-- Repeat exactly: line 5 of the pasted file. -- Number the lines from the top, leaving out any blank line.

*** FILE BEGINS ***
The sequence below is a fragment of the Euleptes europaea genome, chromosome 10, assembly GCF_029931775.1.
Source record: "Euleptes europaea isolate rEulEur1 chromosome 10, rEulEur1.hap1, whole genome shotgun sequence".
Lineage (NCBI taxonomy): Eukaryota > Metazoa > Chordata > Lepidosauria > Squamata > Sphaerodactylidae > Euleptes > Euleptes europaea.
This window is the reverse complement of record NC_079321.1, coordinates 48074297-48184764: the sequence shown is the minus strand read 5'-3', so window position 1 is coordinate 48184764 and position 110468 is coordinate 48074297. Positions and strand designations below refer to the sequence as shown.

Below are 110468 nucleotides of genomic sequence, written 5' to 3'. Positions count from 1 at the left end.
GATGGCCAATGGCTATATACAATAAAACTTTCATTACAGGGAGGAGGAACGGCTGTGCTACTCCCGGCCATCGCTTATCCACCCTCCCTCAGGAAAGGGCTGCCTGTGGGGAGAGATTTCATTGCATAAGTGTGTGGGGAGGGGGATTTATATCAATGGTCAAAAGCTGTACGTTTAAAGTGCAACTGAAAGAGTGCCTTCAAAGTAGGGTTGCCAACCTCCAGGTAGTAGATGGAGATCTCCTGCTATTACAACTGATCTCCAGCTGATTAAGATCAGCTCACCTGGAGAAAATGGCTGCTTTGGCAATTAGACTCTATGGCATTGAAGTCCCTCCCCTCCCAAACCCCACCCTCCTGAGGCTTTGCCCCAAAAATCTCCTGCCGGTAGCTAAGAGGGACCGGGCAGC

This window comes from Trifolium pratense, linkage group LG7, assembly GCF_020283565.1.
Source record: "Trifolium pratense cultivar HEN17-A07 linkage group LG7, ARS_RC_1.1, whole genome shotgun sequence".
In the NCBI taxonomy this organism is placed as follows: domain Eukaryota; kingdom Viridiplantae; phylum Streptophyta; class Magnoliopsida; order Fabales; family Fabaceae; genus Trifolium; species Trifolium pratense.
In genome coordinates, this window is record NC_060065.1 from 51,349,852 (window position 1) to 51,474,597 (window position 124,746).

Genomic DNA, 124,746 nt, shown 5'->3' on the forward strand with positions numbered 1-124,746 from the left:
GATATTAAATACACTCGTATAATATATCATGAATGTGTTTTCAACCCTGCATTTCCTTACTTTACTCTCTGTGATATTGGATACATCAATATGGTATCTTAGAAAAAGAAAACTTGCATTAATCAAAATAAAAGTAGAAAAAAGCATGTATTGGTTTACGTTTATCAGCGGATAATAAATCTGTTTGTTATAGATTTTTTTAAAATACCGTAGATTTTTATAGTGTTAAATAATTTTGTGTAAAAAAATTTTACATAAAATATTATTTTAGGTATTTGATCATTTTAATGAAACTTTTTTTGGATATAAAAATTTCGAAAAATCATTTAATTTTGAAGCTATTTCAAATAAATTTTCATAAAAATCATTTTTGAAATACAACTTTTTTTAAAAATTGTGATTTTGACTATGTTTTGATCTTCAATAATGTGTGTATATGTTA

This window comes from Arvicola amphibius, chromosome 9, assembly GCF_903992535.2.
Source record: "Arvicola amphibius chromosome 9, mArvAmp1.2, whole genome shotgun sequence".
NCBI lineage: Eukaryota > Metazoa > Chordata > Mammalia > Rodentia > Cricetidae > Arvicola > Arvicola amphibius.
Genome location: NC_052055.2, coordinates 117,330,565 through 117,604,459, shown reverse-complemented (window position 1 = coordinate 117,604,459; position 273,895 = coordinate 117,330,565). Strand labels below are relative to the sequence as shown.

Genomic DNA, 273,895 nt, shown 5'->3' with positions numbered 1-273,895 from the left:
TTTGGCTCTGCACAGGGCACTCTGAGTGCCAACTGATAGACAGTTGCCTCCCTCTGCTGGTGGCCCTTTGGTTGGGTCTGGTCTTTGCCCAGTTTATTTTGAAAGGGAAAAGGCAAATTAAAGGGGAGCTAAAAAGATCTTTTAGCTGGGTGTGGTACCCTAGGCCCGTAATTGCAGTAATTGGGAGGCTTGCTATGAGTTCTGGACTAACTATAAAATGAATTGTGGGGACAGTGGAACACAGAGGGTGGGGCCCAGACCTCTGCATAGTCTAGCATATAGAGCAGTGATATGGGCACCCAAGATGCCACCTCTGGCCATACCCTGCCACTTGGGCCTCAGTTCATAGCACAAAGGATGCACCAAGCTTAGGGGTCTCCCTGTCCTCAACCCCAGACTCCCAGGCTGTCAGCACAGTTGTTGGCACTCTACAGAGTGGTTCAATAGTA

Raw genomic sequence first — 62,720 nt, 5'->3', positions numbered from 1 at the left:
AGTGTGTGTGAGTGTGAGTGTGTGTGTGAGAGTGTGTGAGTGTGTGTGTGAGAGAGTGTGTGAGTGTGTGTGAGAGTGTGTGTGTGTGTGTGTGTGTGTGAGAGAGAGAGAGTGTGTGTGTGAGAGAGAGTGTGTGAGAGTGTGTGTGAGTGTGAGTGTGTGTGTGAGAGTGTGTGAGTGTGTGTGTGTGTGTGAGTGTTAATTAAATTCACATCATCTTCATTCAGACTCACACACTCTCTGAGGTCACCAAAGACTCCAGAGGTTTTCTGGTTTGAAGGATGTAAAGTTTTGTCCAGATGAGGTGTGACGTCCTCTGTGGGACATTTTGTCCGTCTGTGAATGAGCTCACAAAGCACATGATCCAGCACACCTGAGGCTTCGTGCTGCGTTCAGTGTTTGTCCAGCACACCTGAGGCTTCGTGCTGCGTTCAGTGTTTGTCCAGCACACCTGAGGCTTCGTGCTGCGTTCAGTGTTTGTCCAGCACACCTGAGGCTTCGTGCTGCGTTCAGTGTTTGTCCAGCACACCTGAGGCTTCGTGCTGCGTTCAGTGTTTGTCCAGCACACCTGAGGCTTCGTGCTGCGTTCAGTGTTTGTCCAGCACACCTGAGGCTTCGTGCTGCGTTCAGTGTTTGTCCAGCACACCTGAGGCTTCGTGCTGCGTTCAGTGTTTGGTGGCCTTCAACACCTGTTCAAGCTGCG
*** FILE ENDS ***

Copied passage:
Below are 110468 nucleotides of genomic sequence, written 5' to 3'. Positions count from 1 at the left end.